Jay Walker
Member of the Maryland House of Delegates
from the 26th district
Assumed office
January 10, 2007
Preceded byDarryl A. Kelley
Personal details
Born
Jewel Jacobia Walker

(1972-01-24) January 24, 1972 (age 49)
Los Angeles, California, U.S.
Political partyDemocratic
Spouse(s)Monique Anderson-Walker
Children3
ResidenceFort Washington, Maryland, U.S.
EducationHoward University (BA)
Football career
No. 6
Career information
Position(s)Quarterback
Height6 ft 3 in (191 cm)
Weight229 lb (104 kg)
CollegeLong Beach State
Howard
NFL draft1994 / Round: 7 / Pick: 198
Career history
As player
1994New England Patriots
1995Barcelona Dragons
1996–1997Minnesota Vikings

Jay Walker (born January 24, 1972) is an American businessman, politician, and former NFL player serving as a member of the Maryland House of Delegates for the 26th district. Walker is also CEO and president of Walker Financial Services and a college football analyst for ESPN.[1]

Early life and education

Born in California, Walker attended University High School in Los Angeles and earned a Bachelor of Arts degree in political science from Howard University.

Career

Football

Walker played quarterback in both college and professional football, after a brief stint in professional baseball. After high school, he was drafted by Major League Baseball's California Angels organization.[1] He spent one year as a pitcher in the minor leagues before deciding to pursue college football.[1] He initially attended Long Beach State but transferred when football was eliminated as a sport at the school.[2]

Walker later joined the Howard Bison, where he set single-season records for pass completions and passing yardage, as well as a single-game record for pass completions (with 38).[3] His passing earned him the nickname "Sky Walker." He was selected to the All-MEAC (Mid-Eastern Athletic Conference) teams in both 1993 and 1994, and named Offensive Player of the Year in 1994.[3] That season, the Bison recorded an undefeated regular season while winning the MEAC championship and a claim to the black college football national championship; the team also secured the school's first NCAA Division I-AA playoff bid and a top-ten national ranking.[3][4][5] In 2005, Walker was voted into the Howard University Athletics Hall of Fame.[3]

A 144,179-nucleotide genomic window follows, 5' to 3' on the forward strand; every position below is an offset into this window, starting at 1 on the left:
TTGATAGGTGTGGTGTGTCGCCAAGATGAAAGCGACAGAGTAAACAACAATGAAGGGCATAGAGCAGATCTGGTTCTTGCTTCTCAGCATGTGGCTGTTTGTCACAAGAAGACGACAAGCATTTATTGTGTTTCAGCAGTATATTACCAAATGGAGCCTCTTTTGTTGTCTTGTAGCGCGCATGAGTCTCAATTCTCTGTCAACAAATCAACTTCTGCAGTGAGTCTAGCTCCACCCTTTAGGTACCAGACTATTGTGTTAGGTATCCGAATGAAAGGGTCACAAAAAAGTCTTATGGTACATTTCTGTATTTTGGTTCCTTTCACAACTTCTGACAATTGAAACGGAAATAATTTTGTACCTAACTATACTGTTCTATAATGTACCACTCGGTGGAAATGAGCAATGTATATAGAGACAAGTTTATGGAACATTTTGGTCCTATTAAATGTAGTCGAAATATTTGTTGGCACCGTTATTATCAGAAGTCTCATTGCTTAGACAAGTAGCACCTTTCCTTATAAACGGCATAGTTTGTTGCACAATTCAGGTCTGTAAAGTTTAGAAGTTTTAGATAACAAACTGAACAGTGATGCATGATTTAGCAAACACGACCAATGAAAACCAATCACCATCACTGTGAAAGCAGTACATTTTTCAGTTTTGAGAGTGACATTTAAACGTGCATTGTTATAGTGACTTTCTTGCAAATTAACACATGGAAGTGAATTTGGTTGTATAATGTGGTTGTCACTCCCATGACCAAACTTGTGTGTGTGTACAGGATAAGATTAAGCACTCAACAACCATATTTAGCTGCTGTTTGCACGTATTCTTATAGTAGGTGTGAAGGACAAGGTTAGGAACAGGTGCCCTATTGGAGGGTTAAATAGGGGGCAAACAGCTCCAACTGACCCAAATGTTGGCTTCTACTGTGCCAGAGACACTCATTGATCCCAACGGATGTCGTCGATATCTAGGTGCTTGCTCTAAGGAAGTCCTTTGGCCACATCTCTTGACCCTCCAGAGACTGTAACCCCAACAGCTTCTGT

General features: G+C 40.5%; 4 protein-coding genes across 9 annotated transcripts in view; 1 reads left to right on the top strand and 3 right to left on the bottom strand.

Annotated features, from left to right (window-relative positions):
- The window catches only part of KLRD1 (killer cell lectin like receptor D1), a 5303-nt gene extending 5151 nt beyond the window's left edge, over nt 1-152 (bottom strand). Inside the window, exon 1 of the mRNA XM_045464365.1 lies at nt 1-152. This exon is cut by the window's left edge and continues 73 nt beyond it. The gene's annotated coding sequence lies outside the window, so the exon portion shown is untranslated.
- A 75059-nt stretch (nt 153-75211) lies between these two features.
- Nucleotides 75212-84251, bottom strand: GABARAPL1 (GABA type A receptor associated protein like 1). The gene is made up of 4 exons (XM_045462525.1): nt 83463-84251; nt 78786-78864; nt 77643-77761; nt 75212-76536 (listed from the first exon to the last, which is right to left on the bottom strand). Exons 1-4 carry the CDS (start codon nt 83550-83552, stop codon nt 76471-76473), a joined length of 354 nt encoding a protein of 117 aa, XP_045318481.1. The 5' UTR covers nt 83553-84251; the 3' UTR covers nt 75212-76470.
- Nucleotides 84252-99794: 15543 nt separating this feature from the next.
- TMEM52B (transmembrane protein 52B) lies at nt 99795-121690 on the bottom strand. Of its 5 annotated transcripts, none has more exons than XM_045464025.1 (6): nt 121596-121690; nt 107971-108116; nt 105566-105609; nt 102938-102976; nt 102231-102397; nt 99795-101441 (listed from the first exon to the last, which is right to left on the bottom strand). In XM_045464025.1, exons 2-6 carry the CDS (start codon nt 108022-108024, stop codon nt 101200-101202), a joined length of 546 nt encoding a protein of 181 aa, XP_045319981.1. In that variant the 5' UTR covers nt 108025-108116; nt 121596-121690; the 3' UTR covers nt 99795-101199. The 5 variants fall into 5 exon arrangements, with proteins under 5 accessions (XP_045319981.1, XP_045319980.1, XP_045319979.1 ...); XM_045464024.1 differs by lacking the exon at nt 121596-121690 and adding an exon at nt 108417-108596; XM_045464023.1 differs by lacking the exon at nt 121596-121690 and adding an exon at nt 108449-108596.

Walker pursued a professional career in the National Football League when he was selected in the 7th round of the 1994 NFL Draft by the New England Patriots.[2] Walker spent the 1995 season in the World League of American Football with the Barcelona Dragons, where he suffered an injury during a game in which a lack of running backs required him to throw a pass on every play.[6] Following the injury, he lost his job with New England, but he returned to the NFL with the Minnesota Vikings, where he served as a backup for two years. He attempted two career NFL passes, both for completions.[7]

Maryland Legislature

Walker has been a member of the Maryland House of Delegates since January 2007. He serves on the House Ways and Means Committee. He is also a member of the Legislative Black Caucus of Maryland.[8]

Walker sponsored House Bill 30 in 2007, establishing the Maryland Educational Fund.[9]

Personal life

Walker is married to Monique Anderson-Walker, a politician. He lives in Fort Washington, Maryland and has three children.[10]

References

  1. ^ a b c "Jay Walker". ESPN Press Room U.S. Retrieved March 3, 2020.
  2. ^ a b Hunt, Donald (August 20, 2012). "Jay Walker, former Howard QB, finds second career in broadcast booth". ESPN.com. Retrieved February 26, 2019.
  3. ^ a b c d "2005 Howard Athletic Hall of Fame Induction Class". Howard University. Archived from the original on November 4, 2008. Retrieved November 29, 2008.
  4. ^ "Paying Tribute To Howard's 1993 Undefeated Football Champions". Howard University Athletics. October 24, 2013. Retrieved February 26, 2019.
  5. ^ "Meet The Delegate". Friends of Jay Walker. January 1, 2021. Retrieved April 11, 2021.
  6. ^ Carlson, Michael (September 23, 1996). "Quarterbacks' Sneak: WLAF to NFL". The New York Times. ISSN 0362-4331. Retrieved February 26, 2019.
  7. ^ "Jay Walker". databaseFootball.com. Archived from the original on September 30, 2007. Retrieved November 29, 2008.
  8. ^ "Jay Walker, Maryland State Delegate". Maryland Manual On-Line. Maryland State Archives. March 3, 2020. Retrieved March 3, 2020.
  9. ^ "BILL INFO-2007 1st Special Session-HB 30". mlis.state.md.us. Retrieved March 3, 2020.
  10. ^ "Jay Walker, Maryland State Delegate". msa.maryland.gov. Retrieved December 13, 2021.